That's what happens when you're a redshirt freshman and you play like a senior. He did struggle in the 27-24 loss at Colorado, where he completed eight of 19 passes for 112 yards, one touchdown and two interceptions. But in the 10 complete games he played -- excluding Texas Tech -- Bradford completed at least 70 percent of his passes in eight of them.
"That definitely comes from our coaches," Bradford said. "They do a great job giving us the looks they think we're going to get on Saturday, helping me talk through things. 'If they do this, this is where we're going to go. If they do this, this is what we're going to do.'
"Sometimes, you get out there and you say, 'Man, that's exactly what [the coaches] said is going to happen. And it happened.' When that happens, you gain a lot of trust in what they're telling you."
Bradford was referring to the offensive coaching staff. But his head coach marveled at how easily his young quarterback took over the whole team.
"His maturity, just his calmness, his inner confidence and talent," Stoops ticked off. "He's a talented guy as well. He's just been exceptional."
With that success, on this football-crazed campus, comes a loss of privacy. How many times in his year and a half on campus has Bradford grabbed lunch at the student union? He can't do that any longer.
"There was an elementary field trip," Bradford said. "They were pretty young. When one of them [approached me], all of them came."
He said it with a sense of wonder, perhaps because all his life, Bradford has fallen out of bed and excelled at sports. Completing a pass, sinking a jumper, holing a putt, combing his hair -- it's just what he has done since his childhood in Oklahoma City.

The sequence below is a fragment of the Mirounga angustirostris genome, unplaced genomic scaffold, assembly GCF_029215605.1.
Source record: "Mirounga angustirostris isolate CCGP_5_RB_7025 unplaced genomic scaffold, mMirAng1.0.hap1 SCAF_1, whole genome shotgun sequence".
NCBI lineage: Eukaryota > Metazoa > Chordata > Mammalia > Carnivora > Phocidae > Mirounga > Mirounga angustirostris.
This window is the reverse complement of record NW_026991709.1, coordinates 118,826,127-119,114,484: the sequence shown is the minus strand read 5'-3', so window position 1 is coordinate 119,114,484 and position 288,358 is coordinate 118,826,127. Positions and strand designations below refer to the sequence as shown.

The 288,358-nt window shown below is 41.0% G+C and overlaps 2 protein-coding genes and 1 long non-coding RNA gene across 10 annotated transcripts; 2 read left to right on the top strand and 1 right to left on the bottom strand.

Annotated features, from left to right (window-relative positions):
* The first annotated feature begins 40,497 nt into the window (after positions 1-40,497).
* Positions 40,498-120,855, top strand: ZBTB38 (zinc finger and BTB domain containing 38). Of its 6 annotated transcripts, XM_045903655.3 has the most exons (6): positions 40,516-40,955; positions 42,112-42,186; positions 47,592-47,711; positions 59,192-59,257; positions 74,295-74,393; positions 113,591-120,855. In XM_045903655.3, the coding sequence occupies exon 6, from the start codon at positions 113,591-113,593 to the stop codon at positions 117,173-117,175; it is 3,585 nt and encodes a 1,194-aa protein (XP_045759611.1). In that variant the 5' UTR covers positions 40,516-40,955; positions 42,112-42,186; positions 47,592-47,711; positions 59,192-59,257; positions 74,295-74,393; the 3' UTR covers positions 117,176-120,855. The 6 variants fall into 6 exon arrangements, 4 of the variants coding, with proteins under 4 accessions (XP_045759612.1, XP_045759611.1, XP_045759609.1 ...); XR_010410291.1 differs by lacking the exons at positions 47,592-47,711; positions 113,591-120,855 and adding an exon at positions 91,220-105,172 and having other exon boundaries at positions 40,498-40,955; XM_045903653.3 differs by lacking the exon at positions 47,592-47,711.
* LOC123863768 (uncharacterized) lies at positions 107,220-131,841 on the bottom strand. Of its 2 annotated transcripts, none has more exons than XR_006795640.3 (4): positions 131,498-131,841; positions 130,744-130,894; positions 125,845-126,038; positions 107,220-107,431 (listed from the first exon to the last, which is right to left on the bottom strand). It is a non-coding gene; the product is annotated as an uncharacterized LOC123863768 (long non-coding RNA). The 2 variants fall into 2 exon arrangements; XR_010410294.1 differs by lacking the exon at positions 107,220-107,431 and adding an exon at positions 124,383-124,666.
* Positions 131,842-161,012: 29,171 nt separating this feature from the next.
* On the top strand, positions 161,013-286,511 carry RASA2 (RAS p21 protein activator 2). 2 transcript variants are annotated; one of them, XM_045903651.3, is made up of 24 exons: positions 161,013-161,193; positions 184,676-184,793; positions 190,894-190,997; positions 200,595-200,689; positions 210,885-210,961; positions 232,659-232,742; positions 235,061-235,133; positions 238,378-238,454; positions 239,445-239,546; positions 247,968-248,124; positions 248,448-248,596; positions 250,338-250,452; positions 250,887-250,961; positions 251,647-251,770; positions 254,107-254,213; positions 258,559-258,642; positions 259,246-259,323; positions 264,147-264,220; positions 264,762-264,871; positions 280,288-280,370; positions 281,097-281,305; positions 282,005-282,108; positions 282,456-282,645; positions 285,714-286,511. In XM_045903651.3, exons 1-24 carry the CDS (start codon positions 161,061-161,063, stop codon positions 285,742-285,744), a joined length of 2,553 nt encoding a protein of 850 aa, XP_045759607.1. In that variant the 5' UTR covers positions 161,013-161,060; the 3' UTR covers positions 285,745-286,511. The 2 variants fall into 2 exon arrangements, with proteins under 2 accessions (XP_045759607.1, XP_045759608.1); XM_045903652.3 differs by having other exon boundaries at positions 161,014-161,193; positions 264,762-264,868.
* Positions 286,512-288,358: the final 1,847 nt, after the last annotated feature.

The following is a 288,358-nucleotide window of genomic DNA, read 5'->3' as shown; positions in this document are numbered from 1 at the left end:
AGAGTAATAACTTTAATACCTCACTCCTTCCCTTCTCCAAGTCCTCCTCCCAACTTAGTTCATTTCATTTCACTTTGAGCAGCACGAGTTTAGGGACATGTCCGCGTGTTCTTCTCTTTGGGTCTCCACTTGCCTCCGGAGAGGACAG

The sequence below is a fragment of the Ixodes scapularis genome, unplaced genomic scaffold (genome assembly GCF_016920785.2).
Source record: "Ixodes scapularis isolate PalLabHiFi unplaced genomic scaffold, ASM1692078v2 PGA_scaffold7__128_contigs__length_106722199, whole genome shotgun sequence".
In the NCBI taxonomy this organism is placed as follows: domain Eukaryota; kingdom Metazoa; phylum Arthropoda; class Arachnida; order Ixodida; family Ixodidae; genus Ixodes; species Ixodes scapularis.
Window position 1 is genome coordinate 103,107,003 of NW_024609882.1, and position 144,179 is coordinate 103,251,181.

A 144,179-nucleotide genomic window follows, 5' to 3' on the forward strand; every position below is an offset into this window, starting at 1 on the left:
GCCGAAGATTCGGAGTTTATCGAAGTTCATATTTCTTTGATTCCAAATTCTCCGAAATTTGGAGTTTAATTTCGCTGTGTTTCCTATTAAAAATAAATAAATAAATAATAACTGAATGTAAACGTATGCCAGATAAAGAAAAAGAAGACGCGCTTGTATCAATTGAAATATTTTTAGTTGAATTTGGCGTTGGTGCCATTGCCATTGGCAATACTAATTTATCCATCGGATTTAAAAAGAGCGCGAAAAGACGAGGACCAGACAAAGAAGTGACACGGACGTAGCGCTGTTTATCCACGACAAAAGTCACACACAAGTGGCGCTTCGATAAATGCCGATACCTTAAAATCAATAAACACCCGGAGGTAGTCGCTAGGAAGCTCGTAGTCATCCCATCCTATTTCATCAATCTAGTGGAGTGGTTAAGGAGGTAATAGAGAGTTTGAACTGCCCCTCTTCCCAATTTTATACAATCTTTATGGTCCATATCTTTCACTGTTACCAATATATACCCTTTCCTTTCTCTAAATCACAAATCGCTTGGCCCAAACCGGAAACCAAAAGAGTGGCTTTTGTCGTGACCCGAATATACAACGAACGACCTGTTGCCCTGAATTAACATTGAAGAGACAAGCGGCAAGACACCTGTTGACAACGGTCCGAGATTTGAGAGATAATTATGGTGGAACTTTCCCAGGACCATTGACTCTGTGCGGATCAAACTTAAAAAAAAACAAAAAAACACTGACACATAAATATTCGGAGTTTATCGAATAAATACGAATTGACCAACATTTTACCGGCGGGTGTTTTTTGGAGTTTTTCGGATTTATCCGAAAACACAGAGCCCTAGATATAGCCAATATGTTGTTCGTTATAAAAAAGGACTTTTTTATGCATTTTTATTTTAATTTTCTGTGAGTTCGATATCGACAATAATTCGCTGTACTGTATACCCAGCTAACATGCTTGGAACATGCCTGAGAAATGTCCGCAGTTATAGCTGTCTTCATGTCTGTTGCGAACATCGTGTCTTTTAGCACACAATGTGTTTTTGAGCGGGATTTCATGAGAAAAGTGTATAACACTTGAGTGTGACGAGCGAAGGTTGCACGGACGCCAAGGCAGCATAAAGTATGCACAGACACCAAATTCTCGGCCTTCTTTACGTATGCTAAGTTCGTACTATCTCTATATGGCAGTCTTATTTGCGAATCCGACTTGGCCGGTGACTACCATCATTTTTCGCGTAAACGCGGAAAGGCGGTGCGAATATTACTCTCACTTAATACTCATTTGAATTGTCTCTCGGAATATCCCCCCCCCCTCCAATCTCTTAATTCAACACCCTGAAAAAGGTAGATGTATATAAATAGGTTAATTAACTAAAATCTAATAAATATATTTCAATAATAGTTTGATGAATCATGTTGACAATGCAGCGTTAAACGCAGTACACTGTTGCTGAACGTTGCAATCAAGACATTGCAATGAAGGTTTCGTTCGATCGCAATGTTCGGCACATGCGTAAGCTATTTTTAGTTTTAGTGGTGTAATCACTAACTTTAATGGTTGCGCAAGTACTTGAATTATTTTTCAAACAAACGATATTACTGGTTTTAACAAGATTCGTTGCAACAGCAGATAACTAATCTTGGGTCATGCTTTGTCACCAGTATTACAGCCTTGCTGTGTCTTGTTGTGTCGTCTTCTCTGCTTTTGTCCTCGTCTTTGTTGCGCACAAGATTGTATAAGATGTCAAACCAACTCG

"Growing up, basketball is probably the one sport I played the most," Bradford said. "All summer, football, then back to basketball. I really enjoyed basketball."
He averaged a double-double as a senior at Putnam City North High.
"I used to play quite a bit of golf," Bradford said. "Now, really the only time you get to play is when you have time off. In May, we had three weeks off. I played quite a bit."
After Bradford wiped the cobwebs off his clubs and off his swing, he shot a 63.
"Football, that's pretty much it," Bradford said. "It's kind of expected. It becomes a job. If you want to be good, if you want to compete, it has to be 49 weeks a year, because everyone else is doing it."
There are people who excel at everything they pick up. It is effortless, and the rest of us would hate them for it if they weren't so nice to boot. Does he have any idea how unique his talents are? How many people would kill to excel in one sport the way he excels in every sport?
On the day after a game, Bradford wanted to answer that question as much as he wanted to go out and run gassers, but after a couple of hems and haws, he tried.
"I think with a lot of things you do just seem natural," Bradford said. "I really don't know. The older I got, the more competitive athletics you play, football and basketball and stuff, I started to realize that most people don't get to do that. I'm definitely fortunate for all the things God blessed me with."
And oh yes, he sails through his classwork, too. When the season began, Bradford could walk unaccosted through campus as an anonymous, if somewhat tall, finance major who enjoyed accounting classes and had an eye on law school.
"I always enjoyed solving problems," Bradford said.
He's done that, all right.
Ivan Maisel is a senior writer for ESPN.com. Send your questions and comments to Ivan at email@example.com.